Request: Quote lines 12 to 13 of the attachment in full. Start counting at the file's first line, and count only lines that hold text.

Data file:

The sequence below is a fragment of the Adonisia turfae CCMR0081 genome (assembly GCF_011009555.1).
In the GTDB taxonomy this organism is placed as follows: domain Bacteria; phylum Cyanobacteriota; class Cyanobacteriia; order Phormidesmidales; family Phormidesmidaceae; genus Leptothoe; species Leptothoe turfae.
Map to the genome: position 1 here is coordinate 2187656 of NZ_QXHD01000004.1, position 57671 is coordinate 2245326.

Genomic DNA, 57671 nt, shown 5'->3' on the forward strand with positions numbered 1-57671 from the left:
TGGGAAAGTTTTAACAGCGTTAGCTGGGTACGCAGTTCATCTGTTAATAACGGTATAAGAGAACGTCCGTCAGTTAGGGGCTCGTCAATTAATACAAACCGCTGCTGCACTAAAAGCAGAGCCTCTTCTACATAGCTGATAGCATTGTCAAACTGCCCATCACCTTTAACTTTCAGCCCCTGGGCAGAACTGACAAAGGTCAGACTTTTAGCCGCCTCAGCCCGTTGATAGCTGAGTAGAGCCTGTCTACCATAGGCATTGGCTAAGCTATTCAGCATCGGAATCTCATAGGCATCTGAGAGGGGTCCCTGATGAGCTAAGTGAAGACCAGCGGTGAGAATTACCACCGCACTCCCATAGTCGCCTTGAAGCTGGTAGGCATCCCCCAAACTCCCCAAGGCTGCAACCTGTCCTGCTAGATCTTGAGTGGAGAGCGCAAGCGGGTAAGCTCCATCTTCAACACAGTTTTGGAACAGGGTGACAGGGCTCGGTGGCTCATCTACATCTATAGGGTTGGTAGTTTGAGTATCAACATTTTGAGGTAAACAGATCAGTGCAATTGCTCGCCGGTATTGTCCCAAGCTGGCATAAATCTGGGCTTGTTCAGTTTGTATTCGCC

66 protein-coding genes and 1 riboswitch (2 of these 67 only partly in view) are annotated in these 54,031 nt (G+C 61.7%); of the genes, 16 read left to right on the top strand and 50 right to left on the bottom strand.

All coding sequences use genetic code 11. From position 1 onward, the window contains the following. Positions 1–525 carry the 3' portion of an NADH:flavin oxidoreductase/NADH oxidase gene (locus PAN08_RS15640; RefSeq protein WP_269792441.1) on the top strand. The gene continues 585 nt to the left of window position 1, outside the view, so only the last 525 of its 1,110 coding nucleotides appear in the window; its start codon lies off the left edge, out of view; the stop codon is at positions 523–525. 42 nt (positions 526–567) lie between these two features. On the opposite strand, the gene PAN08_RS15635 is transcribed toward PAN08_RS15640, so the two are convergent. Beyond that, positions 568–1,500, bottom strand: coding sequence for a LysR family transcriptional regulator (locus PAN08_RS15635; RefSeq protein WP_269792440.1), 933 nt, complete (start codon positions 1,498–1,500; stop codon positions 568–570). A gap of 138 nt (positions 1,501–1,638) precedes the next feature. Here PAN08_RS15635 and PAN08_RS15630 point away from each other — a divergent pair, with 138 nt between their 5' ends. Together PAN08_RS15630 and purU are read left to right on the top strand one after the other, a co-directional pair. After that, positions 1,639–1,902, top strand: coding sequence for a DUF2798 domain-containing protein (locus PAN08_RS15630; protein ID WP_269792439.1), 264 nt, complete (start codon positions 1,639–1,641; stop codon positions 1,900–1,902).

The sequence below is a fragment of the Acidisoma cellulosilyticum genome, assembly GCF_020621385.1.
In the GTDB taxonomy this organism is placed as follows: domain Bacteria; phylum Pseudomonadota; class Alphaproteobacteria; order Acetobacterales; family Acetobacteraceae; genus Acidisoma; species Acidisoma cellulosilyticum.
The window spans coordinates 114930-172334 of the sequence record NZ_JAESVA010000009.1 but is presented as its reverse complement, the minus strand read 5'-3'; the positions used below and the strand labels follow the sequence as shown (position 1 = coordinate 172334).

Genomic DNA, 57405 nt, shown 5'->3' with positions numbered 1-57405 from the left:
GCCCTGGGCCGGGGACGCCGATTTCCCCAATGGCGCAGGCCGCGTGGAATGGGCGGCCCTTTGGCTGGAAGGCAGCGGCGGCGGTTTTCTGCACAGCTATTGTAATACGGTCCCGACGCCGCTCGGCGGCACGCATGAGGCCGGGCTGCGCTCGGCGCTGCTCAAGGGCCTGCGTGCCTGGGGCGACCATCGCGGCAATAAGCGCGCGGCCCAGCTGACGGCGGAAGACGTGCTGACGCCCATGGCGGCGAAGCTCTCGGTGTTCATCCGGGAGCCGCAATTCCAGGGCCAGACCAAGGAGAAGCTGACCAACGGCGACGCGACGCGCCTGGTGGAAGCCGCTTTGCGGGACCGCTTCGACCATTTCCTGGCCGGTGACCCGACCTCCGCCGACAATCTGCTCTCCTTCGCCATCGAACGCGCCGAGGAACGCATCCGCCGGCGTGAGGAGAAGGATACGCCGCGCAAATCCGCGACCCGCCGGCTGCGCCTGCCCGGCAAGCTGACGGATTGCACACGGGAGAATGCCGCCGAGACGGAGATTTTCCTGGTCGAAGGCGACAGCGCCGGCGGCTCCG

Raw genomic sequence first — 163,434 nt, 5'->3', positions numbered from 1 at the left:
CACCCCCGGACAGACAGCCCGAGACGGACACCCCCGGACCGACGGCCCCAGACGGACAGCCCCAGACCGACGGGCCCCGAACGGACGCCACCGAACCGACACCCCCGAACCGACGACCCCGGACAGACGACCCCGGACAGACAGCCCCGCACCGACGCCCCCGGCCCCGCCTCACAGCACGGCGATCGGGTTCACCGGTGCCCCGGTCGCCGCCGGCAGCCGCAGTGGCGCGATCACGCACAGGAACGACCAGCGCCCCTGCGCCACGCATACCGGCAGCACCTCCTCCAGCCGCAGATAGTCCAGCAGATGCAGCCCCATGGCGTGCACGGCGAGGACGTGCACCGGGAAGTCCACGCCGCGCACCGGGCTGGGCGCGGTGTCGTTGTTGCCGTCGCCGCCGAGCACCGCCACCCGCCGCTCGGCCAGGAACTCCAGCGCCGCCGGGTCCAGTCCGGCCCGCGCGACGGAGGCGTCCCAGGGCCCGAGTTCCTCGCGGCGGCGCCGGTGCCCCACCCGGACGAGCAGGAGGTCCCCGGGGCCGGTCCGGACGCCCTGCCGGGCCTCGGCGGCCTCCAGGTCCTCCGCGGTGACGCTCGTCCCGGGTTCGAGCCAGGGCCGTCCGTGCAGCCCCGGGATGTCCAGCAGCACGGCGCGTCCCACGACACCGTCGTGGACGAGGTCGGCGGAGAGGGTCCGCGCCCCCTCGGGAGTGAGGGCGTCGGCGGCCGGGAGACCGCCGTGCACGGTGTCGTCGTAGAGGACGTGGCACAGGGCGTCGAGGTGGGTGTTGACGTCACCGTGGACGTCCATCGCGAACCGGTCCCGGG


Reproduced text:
GCCCTGGGCCGGGGACGCCGATTTCCCCAATGGCGCAGGCCGCGTGGAATGGGCGGCCCTTTGGCTGGAAGGCAGCGGCGGCGGTTTTCTGCACAGCTATTGTAATACGGTCCCGACGCCGCTCGGCGGCACGCATGAGGCCGGGCTGCGCTCGGCGCTGCTCAAGGGCCTGCGTGCCTGGGGCGACCATCGCGGCAATAAGCGCGCGGCCCAGCTGACGGCGGAAGACGTGCTGACGCCCATGGCGGCGAAGCTCTCGGTGTTCATCCGGGAGCCGCAATTCCAGGGCCAGACCAAGGAGAAGCTGACCAACGGCGACGCGACGCGCCTGGTGGAAGCCGCTTTGCGGGACCGCTTCGACCATTTCCTGGCCGGTGACCCGACCTCCGCCGACAATCTGCTCTCCTTCGCCATCGAACGCGCCGAGGAACGCATCCGCCGGCGTGAGGAGAAGGATACGCCGCGCAAATCCGCGACCCGCCGGCTGCGCCTGCCCGGCAAGCTGACGGATTGCACACGGGAGAATGCCGCCGAGACGGAGATTTTCCTGGTCGAAGGCGACAGCGCCGGCGGCTCCG

Raw genomic sequence first — 163,434 nt, 5'->3', positions numbered from 1 at the left: